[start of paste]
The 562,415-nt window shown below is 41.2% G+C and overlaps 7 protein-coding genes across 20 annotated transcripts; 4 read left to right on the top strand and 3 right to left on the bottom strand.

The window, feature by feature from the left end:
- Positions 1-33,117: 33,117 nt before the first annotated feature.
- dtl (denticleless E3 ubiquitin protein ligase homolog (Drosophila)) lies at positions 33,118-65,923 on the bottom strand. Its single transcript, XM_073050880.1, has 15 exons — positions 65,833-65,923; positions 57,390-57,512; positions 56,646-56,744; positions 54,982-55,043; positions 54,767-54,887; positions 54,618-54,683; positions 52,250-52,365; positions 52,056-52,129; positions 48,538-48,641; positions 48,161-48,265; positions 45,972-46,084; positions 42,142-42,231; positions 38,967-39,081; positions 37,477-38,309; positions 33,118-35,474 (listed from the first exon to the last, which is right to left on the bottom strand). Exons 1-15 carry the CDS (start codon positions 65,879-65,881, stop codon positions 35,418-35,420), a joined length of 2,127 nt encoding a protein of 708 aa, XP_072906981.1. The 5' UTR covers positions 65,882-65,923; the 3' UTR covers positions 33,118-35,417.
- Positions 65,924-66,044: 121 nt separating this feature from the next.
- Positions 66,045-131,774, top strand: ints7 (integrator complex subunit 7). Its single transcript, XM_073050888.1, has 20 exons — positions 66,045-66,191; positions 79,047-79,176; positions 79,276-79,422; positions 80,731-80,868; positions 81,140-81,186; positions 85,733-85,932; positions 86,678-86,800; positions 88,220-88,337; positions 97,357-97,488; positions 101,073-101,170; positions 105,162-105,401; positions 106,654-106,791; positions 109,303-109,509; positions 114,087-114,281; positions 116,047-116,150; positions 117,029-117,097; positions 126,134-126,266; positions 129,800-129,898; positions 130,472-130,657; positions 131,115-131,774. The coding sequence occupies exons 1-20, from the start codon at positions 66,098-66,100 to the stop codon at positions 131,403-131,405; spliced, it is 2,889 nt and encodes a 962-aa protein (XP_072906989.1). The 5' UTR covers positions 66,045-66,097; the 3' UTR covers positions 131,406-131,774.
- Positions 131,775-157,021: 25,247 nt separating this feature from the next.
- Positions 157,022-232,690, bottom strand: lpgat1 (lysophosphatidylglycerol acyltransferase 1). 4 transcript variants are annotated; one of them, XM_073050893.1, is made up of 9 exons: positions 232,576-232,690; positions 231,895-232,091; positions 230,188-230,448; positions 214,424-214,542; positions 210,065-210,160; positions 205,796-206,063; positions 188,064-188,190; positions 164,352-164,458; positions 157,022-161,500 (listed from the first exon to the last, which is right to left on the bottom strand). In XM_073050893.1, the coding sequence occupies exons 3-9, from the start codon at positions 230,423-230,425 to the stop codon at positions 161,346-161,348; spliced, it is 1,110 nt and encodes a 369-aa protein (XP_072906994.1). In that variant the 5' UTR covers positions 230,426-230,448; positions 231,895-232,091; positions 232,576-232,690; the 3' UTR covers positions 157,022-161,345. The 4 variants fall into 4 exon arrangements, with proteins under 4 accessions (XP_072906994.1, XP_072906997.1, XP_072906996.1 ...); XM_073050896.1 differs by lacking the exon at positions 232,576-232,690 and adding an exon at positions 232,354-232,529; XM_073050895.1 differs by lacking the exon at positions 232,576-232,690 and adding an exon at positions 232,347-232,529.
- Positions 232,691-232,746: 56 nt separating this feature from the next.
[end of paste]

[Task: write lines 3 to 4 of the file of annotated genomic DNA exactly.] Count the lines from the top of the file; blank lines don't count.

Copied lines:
- Positions 1-33,117: 33,117 nt before the first annotated feature.
- dtl (denticleless E3 ubiquitin protein ligase homolog (Drosophila)) lies at positions 33,118-65,923 on the bottom strand. Its single transcript, XM_073050880.1, has 15 exons — positions 65,833-65,923; positions 57,390-57,512; positions 56,646-56,744; positions 54,982-55,043; positions 54,767-54,887; positions 54,618-54,683; positions 52,250-52,365; positions 52,056-52,129; positions 48,538-48,641; positions 48,161-48,265; positions 45,972-46,084; positions 42,142-42,231; positions 38,967-39,081; positions 37,477-38,309; positions 33,118-35,474 (listed from the first exon to the last, which is right to left on the bottom strand). Exons 1-15 carry the CDS (start codon positions 65,879-65,881, stop codon positions 35,418-35,420), a joined length of 2,127 nt encoding a protein of 708 aa, XP_072906981.1. The 5' UTR covers positions 65,882-65,923; the 3' UTR covers positions 33,118-35,417.